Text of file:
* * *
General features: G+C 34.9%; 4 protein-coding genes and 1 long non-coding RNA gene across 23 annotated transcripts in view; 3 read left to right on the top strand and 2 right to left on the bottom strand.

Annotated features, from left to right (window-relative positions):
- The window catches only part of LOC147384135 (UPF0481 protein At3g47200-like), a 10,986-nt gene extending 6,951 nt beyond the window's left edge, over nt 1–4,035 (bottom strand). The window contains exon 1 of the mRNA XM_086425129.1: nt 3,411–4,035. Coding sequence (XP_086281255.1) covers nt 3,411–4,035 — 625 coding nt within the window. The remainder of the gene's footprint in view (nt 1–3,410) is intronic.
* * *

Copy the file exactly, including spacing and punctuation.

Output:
General features: G+C 34.9%; 4 protein-coding genes and 1 long non-coding RNA gene across 23 annotated transcripts in view; 3 read left to right on the top strand and 2 right to left on the bottom strand.

Annotated features, from left to right (window-relative positions):
- The window catches only part of LOC147384135 (UPF0481 protein At3g47200-like), a 10,986-nt gene extending 6,951 nt beyond the window's left edge, over nt 1–4,035 (bottom strand). The window contains exon 1 of the mRNA XM_086425129.1: nt 3,411–4,035. Coding sequence (XP_086281255.1) covers nt 3,411–4,035 — 625 coding nt within the window. The remainder of the gene's footprint in view (nt 1–3,410) is intronic.